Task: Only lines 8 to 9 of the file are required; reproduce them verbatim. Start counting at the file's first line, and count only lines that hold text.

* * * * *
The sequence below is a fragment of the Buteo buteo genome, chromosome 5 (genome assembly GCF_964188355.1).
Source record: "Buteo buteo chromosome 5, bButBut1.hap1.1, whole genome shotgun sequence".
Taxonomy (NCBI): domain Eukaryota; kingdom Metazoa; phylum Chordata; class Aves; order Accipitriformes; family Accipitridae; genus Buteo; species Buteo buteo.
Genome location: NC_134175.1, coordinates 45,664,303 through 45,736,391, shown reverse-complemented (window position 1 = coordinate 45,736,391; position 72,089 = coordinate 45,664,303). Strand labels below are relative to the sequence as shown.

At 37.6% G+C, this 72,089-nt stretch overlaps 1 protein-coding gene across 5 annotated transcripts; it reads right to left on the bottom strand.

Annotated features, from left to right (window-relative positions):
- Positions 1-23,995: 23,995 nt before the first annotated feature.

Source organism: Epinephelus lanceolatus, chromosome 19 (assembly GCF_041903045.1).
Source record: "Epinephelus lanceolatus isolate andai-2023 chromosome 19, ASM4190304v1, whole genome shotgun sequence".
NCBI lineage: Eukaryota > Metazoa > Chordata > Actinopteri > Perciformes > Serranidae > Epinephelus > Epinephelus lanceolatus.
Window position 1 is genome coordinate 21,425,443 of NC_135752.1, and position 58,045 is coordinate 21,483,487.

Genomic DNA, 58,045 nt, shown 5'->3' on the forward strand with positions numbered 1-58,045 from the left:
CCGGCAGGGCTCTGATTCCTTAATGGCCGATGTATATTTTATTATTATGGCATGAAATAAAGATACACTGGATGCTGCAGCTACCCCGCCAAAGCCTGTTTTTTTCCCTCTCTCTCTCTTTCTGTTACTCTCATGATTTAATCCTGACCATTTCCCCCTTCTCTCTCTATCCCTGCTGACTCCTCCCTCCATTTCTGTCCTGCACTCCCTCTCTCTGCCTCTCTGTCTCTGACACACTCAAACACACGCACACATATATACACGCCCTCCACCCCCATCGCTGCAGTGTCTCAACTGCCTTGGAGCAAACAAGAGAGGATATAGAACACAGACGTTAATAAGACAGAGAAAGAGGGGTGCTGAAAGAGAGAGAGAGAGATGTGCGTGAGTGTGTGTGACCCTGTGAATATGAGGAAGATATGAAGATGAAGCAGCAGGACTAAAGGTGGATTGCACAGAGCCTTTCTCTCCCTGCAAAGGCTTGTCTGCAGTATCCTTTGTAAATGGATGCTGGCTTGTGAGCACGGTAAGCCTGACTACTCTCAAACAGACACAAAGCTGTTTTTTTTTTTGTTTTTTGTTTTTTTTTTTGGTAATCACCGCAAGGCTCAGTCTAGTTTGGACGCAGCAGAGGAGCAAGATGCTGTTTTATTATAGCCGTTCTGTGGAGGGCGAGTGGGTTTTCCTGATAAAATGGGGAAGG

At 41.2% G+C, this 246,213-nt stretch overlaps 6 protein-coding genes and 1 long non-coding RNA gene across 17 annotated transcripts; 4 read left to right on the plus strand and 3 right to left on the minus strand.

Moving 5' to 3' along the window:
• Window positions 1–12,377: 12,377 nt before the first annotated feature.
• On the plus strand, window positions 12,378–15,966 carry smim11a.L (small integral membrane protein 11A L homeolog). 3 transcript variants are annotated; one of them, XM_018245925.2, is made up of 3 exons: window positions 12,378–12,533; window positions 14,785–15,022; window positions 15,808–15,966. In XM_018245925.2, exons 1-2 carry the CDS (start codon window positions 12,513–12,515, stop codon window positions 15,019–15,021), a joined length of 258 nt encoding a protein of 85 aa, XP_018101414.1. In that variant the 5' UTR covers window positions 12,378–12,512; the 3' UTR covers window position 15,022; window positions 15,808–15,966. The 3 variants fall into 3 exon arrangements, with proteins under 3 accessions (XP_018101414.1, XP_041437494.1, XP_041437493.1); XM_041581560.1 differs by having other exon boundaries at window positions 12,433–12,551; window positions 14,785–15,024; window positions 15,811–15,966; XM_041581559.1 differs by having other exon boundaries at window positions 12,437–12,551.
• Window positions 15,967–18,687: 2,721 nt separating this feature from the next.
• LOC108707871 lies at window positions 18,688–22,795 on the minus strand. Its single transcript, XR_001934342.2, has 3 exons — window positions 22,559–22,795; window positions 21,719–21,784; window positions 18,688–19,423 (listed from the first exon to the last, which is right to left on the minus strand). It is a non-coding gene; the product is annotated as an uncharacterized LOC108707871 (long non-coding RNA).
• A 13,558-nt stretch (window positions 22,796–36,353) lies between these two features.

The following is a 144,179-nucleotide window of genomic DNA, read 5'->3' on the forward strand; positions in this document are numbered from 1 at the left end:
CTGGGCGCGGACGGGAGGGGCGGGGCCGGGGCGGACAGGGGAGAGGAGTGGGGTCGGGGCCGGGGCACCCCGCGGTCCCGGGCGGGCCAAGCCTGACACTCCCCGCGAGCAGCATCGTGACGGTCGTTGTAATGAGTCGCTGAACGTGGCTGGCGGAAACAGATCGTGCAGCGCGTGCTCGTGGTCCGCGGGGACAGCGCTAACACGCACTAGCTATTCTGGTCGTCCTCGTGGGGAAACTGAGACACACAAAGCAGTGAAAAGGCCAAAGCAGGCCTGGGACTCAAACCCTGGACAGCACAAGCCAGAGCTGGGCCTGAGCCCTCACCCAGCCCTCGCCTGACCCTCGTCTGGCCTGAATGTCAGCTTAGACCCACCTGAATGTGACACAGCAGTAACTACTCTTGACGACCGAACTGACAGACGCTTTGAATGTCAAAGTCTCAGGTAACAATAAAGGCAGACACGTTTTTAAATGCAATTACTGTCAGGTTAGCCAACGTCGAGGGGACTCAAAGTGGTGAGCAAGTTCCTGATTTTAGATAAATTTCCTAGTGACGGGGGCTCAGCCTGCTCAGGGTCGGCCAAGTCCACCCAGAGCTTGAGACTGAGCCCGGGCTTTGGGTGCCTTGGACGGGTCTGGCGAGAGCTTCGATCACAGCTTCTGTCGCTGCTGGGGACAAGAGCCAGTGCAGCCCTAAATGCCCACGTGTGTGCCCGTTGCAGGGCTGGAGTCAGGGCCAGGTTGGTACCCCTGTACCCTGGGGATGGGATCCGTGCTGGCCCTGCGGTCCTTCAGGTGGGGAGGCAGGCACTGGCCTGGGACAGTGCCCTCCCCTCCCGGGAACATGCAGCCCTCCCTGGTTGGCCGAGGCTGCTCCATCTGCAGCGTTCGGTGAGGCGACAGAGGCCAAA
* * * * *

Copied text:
Source organism: Epinephelus lanceolatus, chromosome 19 (assembly GCF_041903045.1).
Source record: "Epinephelus lanceolatus isolate andai-2023 chromosome 19, ASM4190304v1, whole genome shotgun sequence".